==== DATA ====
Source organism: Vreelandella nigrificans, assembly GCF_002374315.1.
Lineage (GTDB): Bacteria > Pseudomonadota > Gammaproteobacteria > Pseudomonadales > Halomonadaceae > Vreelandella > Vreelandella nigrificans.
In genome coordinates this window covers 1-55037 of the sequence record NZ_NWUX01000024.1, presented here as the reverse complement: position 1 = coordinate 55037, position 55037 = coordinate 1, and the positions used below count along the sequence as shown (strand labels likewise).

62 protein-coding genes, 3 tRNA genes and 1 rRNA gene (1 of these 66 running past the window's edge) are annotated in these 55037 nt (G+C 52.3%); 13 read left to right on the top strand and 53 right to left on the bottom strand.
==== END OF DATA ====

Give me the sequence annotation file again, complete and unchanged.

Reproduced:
Source organism: Vreelandella nigrificans, assembly GCF_002374315.1.
Lineage (GTDB): Bacteria > Pseudomonadota > Gammaproteobacteria > Pseudomonadales > Halomonadaceae > Vreelandella > Vreelandella nigrificans.
In genome coordinates this window covers 1-55037 of the sequence record NZ_NWUX01000024.1, presented here as the reverse complement: position 1 = coordinate 55037, position 55037 = coordinate 1, and the positions used below count along the sequence as shown (strand labels likewise).

62 protein-coding genes, 3 tRNA genes and 1 rRNA gene (1 of these 66 running past the window's edge) are annotated in these 55037 nt (G+C 52.3%); 13 read left to right on the top strand and 53 right to left on the bottom strand.